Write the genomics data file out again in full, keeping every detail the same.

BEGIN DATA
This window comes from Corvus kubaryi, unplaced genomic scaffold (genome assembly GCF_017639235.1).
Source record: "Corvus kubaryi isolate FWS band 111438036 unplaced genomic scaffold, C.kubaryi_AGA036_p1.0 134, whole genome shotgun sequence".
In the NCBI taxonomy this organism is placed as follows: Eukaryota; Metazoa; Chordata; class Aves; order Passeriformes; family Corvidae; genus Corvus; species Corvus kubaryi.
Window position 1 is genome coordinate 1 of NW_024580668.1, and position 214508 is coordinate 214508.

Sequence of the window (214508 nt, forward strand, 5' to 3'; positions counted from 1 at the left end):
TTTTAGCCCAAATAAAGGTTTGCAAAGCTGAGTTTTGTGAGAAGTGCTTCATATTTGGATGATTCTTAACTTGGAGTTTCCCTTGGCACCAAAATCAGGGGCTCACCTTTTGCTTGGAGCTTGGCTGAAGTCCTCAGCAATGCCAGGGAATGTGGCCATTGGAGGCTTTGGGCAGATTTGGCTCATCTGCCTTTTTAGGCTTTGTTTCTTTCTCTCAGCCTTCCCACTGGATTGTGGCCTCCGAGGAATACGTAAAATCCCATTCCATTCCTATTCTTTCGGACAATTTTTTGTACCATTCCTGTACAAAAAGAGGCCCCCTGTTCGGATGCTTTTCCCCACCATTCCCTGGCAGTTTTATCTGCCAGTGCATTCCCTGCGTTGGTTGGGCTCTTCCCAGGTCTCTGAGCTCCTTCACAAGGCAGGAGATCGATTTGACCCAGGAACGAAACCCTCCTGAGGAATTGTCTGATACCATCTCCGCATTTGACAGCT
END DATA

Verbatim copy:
This window comes from Corvus kubaryi, unplaced genomic scaffold (genome assembly GCF_017639235.1).
Source record: "Corvus kubaryi isolate FWS band 111438036 unplaced genomic scaffold, C.kubaryi_AGA036_p1.0 134, whole genome shotgun sequence".
In the NCBI taxonomy this organism is placed as follows: Eukaryota; Metazoa; Chordata; class Aves; order Passeriformes; family Corvidae; genus Corvus; species Corvus kubaryi.
Window position 1 is genome coordinate 1 of NW_024580668.1, and position 214508 is coordinate 214508.

Sequence of the window (214508 nt, forward strand, 5' to 3'; positions counted from 1 at the left end):
TTTTAGCCCAAATAAAGGTTTGCAAAGCTGAGTTTTGTGAGAAGTGCTTCATATTTGGATGATTCTTAACTTGGAGTTTCCCTTGGCACCAAAATCAGGGGCTCACCTTTTGCTTGGAGCTTGGCTGAAGTCCTCAGCAATGCCAGGGAATGTGGCCATTGGAGGCTTTGGGCAGATTTGGCTCATCTGCCTTTTTAGGCTTTGTTTCTTTCTCTCAGCCTTCCCACTGGATTGTGGCCTCCGAGGAATACGTAAAATCCCATTCCATTCCTATTCTTTCGGACAATTTTTTGTACCATTCCTGTACAAAAAGAGGCCCCCTGTTCGGATGCTTTTCCCCACCATTCCCTGGCAGTTTTATCTGCCAGTGCATTCCCTGCGTTGGTTGGGCTCTTCCCAGGTCTCTGAGCTCCTTCACAAGGCAGGAGATCGATTTGACCCAGGAACGAAACCCTCCTGAGGAATTGTCTGATACCATCTCCGCATTTGACAGCT